Nosanchuk FriedmansAbscesses are known to be deep skin infections often resistant to antibiotics. They may be taken care of by surgical drainage. A novel nanotechnology developed by researchers at the Albert Einstein College of Medicine of Yeshiva University claims to heal abscesses caused by resistant staph bacteria. The new approach could help in the treatment and healing of skin abscesses that resist most antibiotics.

The new treatment strategy includes tiny nanoparticles developed by the scientists. These particles were smaller than a grain of pollen and seemed to carry nitric oxide (NO). The gas apparently aids the body’s natural immune system to respond to an infection. The particles appeared to have released NO when they were topically applied to abscesses in mice. The gas was then found to travel deep into the skin and seemed to clear up the infections, consequently helping the tissue to heal.

“Our work shows that nitric oxide-releasing nanoparticles developed here at Einstein can effectively treat experimental skin abscesses caused by antibiotic-resistant Staphylococcus aureus, even without surgical drainage,” comments Joshua D. Nosanchuk, M.D., senior author of the study and associate professor of medicine and of microbiology & immunology.

“This is important,” he further notes, “because several million people are treated for staph infections every year in the U.S. Increasingly, these infections are caused by methicillin-resistant Staph aureus — or MRSA — the serious and potentially fatal ‘superbug’ that we tackled in this study.”

Reportedly, the Centers for Disease Control and Prevention reveals approximately 94,000 cases of invasive MRSA infections each year with nearly 19,000 deaths. MRSA claims to have been isolated from 61 percent of abscesses in a 2006 analysis that involved multiple emergency rooms across the U.S.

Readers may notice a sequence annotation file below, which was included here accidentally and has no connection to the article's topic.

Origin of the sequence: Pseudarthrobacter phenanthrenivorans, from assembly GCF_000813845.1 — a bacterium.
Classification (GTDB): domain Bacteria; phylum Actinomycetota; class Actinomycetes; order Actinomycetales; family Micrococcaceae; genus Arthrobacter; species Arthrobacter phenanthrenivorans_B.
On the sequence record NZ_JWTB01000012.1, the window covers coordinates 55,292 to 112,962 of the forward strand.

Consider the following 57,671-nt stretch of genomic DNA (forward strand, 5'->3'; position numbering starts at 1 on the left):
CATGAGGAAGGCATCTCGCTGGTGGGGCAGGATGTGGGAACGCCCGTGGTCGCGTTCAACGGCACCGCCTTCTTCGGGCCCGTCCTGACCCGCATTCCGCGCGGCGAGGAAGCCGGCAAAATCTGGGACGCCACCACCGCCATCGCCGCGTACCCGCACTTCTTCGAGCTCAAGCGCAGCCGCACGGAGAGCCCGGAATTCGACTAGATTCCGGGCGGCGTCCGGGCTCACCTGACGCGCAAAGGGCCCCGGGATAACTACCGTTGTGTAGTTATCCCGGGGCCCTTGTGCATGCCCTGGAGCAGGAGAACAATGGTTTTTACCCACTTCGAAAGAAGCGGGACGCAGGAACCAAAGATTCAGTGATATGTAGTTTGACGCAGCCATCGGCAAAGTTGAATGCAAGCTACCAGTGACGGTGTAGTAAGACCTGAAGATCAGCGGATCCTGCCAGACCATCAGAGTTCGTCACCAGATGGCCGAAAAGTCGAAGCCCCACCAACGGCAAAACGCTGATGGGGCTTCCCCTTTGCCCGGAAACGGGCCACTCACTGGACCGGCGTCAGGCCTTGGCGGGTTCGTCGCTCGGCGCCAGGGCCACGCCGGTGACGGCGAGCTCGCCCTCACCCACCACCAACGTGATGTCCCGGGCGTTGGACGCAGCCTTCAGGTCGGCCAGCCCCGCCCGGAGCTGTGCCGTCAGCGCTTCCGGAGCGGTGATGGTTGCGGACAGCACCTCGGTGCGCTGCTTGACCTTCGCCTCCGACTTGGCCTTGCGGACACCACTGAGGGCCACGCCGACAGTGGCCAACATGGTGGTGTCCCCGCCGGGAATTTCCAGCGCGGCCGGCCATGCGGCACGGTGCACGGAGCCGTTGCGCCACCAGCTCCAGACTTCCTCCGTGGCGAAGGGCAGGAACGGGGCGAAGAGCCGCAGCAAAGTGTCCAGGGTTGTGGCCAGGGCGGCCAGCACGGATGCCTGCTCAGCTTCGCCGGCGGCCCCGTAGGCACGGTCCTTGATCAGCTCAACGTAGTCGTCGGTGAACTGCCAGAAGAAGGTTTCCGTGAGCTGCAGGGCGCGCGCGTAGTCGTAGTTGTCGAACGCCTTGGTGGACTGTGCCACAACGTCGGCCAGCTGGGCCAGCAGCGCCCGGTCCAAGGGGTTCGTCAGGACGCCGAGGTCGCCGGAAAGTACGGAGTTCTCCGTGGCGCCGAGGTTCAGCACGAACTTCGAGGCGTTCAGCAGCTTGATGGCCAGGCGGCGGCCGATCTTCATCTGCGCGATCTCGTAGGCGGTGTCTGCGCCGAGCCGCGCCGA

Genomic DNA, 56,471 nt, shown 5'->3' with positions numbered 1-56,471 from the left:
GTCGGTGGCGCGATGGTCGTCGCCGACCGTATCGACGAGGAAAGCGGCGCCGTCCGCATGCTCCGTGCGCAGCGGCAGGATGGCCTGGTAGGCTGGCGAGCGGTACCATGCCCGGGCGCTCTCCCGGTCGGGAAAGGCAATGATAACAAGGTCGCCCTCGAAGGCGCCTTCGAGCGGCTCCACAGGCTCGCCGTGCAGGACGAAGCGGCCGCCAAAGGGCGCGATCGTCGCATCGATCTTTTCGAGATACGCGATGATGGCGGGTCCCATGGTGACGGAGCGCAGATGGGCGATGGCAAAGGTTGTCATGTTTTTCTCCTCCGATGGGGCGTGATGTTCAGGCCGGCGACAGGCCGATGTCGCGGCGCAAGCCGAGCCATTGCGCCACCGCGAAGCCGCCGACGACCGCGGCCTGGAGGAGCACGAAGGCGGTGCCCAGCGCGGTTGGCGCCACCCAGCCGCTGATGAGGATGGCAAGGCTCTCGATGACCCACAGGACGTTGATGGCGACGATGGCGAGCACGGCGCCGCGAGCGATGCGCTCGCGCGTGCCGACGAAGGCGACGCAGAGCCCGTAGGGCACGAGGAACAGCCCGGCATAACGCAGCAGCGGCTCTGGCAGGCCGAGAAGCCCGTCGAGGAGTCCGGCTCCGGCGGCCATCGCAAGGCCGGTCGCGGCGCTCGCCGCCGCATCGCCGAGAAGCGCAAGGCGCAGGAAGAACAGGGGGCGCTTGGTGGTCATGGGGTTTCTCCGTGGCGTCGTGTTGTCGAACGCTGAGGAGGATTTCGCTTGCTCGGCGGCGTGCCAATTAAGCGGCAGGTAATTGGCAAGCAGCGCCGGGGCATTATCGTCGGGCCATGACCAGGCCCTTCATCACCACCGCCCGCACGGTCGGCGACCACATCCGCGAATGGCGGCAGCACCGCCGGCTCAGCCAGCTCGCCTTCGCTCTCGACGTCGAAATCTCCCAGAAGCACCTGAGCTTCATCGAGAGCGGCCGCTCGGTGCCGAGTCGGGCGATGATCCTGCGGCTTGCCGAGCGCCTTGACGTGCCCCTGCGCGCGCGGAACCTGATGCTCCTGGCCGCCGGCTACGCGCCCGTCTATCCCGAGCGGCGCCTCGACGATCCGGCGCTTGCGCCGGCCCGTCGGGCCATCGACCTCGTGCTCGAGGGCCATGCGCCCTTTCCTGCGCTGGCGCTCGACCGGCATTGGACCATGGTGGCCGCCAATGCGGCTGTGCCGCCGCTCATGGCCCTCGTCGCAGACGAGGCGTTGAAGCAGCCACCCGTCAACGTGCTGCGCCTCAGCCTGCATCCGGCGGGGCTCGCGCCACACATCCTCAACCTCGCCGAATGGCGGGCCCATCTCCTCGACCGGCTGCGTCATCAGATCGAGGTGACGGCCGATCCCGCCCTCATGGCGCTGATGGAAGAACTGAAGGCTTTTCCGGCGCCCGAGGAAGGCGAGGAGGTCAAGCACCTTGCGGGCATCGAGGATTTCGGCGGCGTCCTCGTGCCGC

“To have a topical medication for staph infections instead of one that you have to take orally and systemically would revolutionize the way we take care of our patients,” Dr. Nosanchuk adds.

Earlier this year, a research published in the Journal of Investigative Dermatology, it was revealed by the interdisciplinary Einstein team that NO-containing nanoparticles seemed to have the potential to clear up superficial skin infections caused by MRSA. This present analysis of abscesses claims to have been fabricated so as to offer scientists information on whether the nanoparticles could fight infections deep in the skin.

MRSA abscesses were induced in 60 mice experimentally. These abscesses were claimed to have been left untreated or topically treated with ‘empty’ nanoparticles or topically treated with nanoparticles that contained NO. These were evaluated after four days.

In comparison to abscesses in the other two groups, the microbial concentration in the abscesses of mice treated with NO-containing nanoparticles seemed to have significantly reduced. Besides this, the abscesses of mice that had been treated with NO-containing nanoparticles appeared to have undergone much more healing. This seems to have been shown by their enhanced appearance and considerably greater amounts of collagen that was deposited within them.

Joel M. Friedman, M.D., Ph.D., the Young Men’s Division Chair of Physiology and professor of physiology & biophysics and of medicine, and Adam Friedman, M.D., presently the chief resident in the division of dermatology of the department of medicine at Montefiore Medical Center, The University Hospital and Academic Medical Center for Einstein supposedly developed this Einstein nanoparticle technology.

It was observed that when the tiny nanoparticles were introduced on the skin, they absorbed water, swelled up and started releasing their cargo in a sustained way. These nanoparticles were found to be capable of carrying and releasing a host of drugs and chemicals including NO. The gas is claimed to have essential biological properties and is produced naturally by cells throughout the body. It appears to help in killing bacteria, healing wounds, and increasing blood flow by dilating blood vessels. However NO is supposedly a very short-lived gas and until now methods to deliver it to targeted tissues in the proper doses have proven elusive notes Dr. Joel Friedman.

In addition to this, Einstein researchers also claim to be pursuing other potential therapeutic uses for their nanoparticles. Like with Kelvin Davies, Ph.D., associate professor of urology, the Friedmans recently exhibited that nanoparticles loaded with either NO or tadalafil (Cialis) show potential as a topical cream-like treatment for erectile dysfunction.

Makefield Therapeutics recently licensed patent rights to Einstein’s NO-containing nanoparticle technology.
The finding appears in the journal PLoS One.